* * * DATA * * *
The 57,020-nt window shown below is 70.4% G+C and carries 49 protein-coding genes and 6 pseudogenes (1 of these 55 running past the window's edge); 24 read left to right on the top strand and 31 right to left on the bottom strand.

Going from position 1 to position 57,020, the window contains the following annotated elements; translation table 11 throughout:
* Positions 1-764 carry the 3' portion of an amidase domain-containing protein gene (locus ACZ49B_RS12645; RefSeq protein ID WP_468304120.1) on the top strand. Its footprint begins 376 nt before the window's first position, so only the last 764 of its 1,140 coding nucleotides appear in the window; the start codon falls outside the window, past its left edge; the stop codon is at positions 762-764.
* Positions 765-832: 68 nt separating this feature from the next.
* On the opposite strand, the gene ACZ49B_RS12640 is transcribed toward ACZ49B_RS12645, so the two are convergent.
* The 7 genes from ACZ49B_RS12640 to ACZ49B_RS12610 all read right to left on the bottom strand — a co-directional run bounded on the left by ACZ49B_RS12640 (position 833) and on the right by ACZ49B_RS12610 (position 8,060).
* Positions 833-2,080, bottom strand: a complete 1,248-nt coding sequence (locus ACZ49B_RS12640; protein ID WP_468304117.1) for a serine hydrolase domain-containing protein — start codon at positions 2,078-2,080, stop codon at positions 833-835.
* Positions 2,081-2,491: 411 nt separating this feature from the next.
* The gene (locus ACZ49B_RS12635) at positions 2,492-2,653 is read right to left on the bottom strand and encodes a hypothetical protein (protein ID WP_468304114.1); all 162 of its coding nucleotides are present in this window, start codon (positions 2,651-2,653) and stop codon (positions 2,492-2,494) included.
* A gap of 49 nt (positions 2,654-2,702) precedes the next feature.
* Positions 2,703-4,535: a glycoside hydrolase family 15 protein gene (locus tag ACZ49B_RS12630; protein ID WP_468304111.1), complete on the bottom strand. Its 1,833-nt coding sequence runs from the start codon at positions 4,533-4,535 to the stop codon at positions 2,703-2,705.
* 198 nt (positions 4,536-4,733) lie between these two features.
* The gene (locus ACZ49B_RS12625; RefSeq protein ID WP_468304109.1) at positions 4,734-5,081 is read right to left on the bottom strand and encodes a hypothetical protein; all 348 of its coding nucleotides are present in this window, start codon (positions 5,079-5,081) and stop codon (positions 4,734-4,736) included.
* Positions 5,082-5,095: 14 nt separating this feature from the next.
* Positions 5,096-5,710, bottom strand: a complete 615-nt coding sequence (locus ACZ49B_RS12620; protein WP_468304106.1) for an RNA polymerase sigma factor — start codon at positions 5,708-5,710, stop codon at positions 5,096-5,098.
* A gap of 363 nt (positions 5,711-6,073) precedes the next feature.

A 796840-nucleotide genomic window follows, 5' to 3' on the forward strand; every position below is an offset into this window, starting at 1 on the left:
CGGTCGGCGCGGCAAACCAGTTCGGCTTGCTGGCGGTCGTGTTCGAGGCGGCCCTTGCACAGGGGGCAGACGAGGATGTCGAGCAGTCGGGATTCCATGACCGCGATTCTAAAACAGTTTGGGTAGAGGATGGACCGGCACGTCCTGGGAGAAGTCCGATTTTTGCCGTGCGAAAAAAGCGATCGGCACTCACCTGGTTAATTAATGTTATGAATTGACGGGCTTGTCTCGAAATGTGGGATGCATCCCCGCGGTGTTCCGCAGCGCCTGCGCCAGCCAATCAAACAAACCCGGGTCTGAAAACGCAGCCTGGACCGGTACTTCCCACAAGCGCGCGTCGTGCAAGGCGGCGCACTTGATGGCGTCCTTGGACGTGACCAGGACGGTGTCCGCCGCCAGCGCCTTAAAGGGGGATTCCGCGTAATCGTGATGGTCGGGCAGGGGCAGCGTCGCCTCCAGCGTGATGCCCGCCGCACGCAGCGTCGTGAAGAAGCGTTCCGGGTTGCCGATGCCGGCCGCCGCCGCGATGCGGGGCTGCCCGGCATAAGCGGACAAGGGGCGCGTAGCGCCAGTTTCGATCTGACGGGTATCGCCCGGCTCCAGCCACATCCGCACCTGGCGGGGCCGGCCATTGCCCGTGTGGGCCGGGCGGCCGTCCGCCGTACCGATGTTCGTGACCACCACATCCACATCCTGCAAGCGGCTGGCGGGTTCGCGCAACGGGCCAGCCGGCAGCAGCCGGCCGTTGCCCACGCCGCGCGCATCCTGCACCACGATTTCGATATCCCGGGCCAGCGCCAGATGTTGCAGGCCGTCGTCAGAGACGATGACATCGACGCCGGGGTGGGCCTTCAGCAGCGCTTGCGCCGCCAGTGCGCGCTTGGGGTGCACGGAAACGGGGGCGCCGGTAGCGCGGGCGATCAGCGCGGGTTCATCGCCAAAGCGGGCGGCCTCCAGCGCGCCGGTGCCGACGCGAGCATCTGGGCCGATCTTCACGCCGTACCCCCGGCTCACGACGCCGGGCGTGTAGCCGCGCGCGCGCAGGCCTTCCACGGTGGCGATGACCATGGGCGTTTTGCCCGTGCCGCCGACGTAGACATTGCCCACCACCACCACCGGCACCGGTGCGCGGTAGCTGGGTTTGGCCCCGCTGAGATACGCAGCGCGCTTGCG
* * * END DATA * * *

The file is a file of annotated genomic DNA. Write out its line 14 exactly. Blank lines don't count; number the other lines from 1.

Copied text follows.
* Positions 5,082-5,095: 14 nt separating this feature from the next.